Student Profile

Hema Manjunath

Veleka Iwuaba in lab
Hema Manjunath

Hema Manjunath
Genetics, Development and Disease Graduate Program
Mentor: Joshua Mendell, Ph.D.
Hometown: Davangere, India

As a child, I was fortunate to have wonderful teachers and learning environments that allowed me to grow up indulging my curiosity. Doing research feels like a grown-up version of that same indulgence, and so it feels very natural to me. I realized this as soon as I started working independently in a lab – as an undergraduate summer student in Dr. David Berman’s lab at Johns Hopkins Medical School – and immediately decided that I wanted a career in research.

I’ve always been interested in studying the biology of disease states and so, UT Southwestern, with its focus on disease research, was a perfect fit. Beyond this, the school presented opportunity to receive excellent graduate training in a collaborative atmosphere, which was very important to me. I am studying the molecular mechanisms of a pediatric kidney cancer called Wilms tumor; specifically, whether misregulated developmental programs in the fetal kidney result in the formation of these tumors in children. My research began with interesting preliminary data from clinical samples obtained here at UTSW and aims to end in important molecular understanding that will help develop better therapies for use in the clinic.

“One of the best things about being trained here is having access to a large network of people that you can collaborate with and learn from.”

The GDD program provides a great learning environment for graduate students – with mentors who are invested in the success of their students, labs doing creative research in diverse fields and access to excellent personnel and resources. My research and overall scientific development have benefited enormously from interactions with physicians and scientists in my lab and outside it. Ultimately, as a scientist-in-training in the GDD program, I feel like I am part of a scientific community and I love that.

Antonio Fernandez-Perez

Antonio Fernandez-Perez in lab
Antonio Fernandez-Perez

Antonio Fernandez-Perez
Genetics, Development and Disease Graduate Program
Mentor: Nikhil V. Munshi, Ph.D. 
Hometown: Tijuana, Mexico
Awards/Fellowships: National Science Foundation Graduate Research Fellowship Program, on tenure, National Institutes of Health (NIH) T32 Training Grant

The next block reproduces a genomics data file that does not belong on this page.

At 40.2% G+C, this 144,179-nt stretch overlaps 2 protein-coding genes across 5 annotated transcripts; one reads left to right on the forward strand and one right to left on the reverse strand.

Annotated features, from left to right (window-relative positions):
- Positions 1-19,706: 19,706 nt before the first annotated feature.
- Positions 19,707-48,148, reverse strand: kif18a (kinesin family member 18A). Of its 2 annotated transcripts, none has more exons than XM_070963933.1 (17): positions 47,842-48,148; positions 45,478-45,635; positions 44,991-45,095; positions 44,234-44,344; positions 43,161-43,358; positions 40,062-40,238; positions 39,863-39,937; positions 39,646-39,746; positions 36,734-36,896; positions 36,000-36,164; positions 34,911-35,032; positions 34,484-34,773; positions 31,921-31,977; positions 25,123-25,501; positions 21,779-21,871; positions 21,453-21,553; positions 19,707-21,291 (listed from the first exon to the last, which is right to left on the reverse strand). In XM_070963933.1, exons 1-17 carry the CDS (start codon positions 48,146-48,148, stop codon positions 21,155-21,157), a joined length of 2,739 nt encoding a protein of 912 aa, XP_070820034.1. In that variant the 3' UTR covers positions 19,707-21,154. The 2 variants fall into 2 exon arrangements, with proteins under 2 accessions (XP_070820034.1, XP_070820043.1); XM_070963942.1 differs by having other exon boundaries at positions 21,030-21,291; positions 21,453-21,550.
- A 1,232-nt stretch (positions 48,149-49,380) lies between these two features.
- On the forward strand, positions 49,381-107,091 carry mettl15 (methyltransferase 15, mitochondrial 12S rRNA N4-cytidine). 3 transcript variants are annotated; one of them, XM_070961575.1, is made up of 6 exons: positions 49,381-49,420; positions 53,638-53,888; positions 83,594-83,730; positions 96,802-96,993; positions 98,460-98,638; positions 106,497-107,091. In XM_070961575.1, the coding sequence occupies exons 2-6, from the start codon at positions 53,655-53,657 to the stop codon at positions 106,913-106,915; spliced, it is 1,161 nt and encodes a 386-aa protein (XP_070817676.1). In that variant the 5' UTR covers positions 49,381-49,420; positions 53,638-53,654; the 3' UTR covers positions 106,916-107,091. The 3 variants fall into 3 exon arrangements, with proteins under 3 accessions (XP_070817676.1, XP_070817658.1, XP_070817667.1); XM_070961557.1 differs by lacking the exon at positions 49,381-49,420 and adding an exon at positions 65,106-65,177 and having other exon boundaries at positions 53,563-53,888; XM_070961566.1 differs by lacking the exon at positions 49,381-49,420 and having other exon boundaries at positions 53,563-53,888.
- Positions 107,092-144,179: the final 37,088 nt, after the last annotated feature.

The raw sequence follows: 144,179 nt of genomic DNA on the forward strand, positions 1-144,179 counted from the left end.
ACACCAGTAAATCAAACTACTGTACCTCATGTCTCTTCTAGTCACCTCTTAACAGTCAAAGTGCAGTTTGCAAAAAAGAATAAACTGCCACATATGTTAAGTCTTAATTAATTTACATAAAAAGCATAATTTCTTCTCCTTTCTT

Like many other graduate students, my interest in science started early in life. Whether it was at a science fair, or by the life growing in the nearest tide pool in Tijuana, I was always admiring wondering the “how and why” of nature. However, it was not until my early college years that I realized I wanted a future in research. My inspiration came about when my mother fell ill to a rare heart disease. Witnessing firsthand how the clinical and the basic sciences came together to better understand her disease and develop a treatment based on previous decades of research, made me realize that this was the career that I was meant to pursue.

The unique aspects that compose UT Southwestern place the institution with some of the best in the country. The collaborative atmosphere that emerges from working side by side with physicians, medical students, faculty, and local universities, provides students with a wonderful environment to take our research in any ambitious direction. This, in conjunction with great mentoring and diverse programs, allows all students to develop the best education and foundation for our future careers. Moreover, it also houses some of the most cutting edge research in cardiovascular biology, making it a perfect home for me.

My thesis project focuses on dissecting the contribution of the transcription factor Hand2 during the direct reprogramming of fibroblasts into cardiomyocytes. By better understanding the mechanisms that regulate cardiac cell fate determination, we have the opportunity to develop unique and exciting regenerative medicine therapeutics.

I consider the GDD program at UT Southwestern one of the best in the country, not only for its excellent faculty and resources, but also because the program comes together to build a strong community, both personally and professionally. As graduate students we spend an incomprehensible amount of our time in the lab, and it is refreshing to be surrounded with mentors, peers, and friends that motivate and inspire us to keep pushing. My current progress and awards could not have been possible without this strong foundation.

“The collaborative atmosphere that emerges from working side by side with physicians, medical students, faculty, and local universities, provides students with a wonderful environment to take our research in any ambitious direction.””

Another great aspect of the GDD program is that it provides many opportunities for scientific growth. With a combination of work-in-progress seminars, poster sessions, presentations, student-run organizations (Science policy, creative art, journal clubs, among others), we are able to polish our communication skills, critical thinking, and expand our career options. Although these aspects are not unique to our program, the GDD student community knows how important these aspects are for our and future GDD students development.